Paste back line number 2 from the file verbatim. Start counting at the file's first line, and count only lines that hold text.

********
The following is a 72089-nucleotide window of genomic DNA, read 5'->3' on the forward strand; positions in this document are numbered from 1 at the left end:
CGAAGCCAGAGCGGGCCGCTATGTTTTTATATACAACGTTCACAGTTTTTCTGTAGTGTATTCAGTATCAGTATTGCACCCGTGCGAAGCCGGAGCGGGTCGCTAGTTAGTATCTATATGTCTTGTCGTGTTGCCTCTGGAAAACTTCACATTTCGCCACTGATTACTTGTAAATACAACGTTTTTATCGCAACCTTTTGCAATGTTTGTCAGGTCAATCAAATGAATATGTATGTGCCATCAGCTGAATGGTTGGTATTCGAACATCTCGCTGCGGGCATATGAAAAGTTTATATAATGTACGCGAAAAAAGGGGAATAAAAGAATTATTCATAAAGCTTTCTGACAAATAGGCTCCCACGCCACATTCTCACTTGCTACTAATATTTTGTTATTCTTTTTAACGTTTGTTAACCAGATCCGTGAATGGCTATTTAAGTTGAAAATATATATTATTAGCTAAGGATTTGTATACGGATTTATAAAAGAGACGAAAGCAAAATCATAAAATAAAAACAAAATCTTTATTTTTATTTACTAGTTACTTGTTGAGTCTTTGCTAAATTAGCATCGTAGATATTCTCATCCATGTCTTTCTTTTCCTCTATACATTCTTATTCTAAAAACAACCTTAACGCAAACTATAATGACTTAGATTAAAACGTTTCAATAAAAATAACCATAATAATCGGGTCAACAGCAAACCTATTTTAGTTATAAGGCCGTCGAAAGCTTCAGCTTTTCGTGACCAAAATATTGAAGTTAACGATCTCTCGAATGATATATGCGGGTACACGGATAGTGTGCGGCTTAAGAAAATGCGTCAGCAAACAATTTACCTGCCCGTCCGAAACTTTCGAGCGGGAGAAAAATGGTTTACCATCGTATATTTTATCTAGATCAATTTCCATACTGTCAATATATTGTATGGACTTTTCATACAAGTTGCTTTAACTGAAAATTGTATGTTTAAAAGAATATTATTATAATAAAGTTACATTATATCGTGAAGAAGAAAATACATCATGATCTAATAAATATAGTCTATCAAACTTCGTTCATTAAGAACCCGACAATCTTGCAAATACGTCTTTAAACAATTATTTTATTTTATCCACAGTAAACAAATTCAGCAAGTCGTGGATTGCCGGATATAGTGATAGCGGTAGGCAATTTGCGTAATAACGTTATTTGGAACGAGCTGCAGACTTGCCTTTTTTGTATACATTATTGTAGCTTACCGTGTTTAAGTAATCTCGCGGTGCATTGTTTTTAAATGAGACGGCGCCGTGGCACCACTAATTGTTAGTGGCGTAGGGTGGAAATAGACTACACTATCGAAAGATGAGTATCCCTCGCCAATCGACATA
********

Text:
CGAAGCCAGAGCGGGCCGCTATGTTTTTATATACAACGTTCACAGTTTTTCTGTAGTGTATTCAGTATCAGTATTGCACCCGTGCGAAGCCGGAGCGGGTCGCTAGTTAGTATCTATATGTCTTGTCGTGTTGCCTCTGGAAAACTTCACATTTCGCCACTGATTACTTGTAAATACAACGTTTTTATCGCAACCTTTTGCAATGTTTGTCAGGTCAATCAAATGAATATGTATGTGCCATCAGCTGAATGGTTGGTATTCGAACATCTCGCTGCGGGCATATGAAAAGTTTATATAATGTACGCGAAAAAAGGGGAATAAAAGAATTATTCATAAAGCTTTCTGACAAATAGGCTCCCACGCCACATTCTCACTTGCTACTAATATTTTGTTATTCTTTTTAACGTTTGTTAACCAGATCCGTGAATGGCTATTTAAGTTGAAAATATATATTATTAGCTAAGGATTTGTATACGGATTTATAAAAGAGACGAAAGCAAAATCATAAAATAAAAACAAAATCTTTATTTTTATTTACTAGTTACTTGTTGAGTCTTTGCTAAATTAGCATCGTAGATATTCTCATCCATGTCTTTCTTTTCCTCTATACATTCTTATTCTAAAAACAACCTTAACGCAAACTATAATGACTTAGATTAAAACGTTTCAATAAAAATAACCATAATAATCGGGTCAACAGCAAACCTATTTTAGTTATAAGGCCGTCGAAAGCTTCAGCTTTTCGTGACCAAAATATTGAAGTTAACGATCTCTCGAATGATATATGCGGGTACACGGATAGTGTGCGGCTTAAGAAAATGCGTCAGCAAACAATTTACCTGCCCGTCCGAAACTTTCGAGCGGGAGAAAAATGGTTTACCATCGTATATTTTATCTAGATCAATTTCCATACTGTCAATATATTGTATGGACTTTTCATACAAGTTGCTTTAACTGAAAATTGTATGTTTAAAAGAATATTATTATAATAAAGTTACATTATATCGTGAAGAAGAAAATACATCATGATCTAATAAATATAGTCTATCAAACTTCGTTCATTAAGAACCCGACAATCTTGCAAATACGTCTTTAAACAATTATTTTATTTTATCCACAGTAAACAAATTCAGCAAGTCGTGGATTGCCGGATATAGTGATAGCGGTAGGCAATTTGCGTAATAACGTTATTTGGAACGAGCTGCAGACTTGCCTTTTTTGTATACATTATTGTAGCTTACCGTGTTTAAGTAATCTCGCGGTGCATTGTTTTTAAATGAGACGGCGCCGTGGCACCACTAATTGTTAGTGGCGTAGGGTGGAAATAGACTACACTATCGAAAGATGAGTATCCCTCGCCAATCGACATA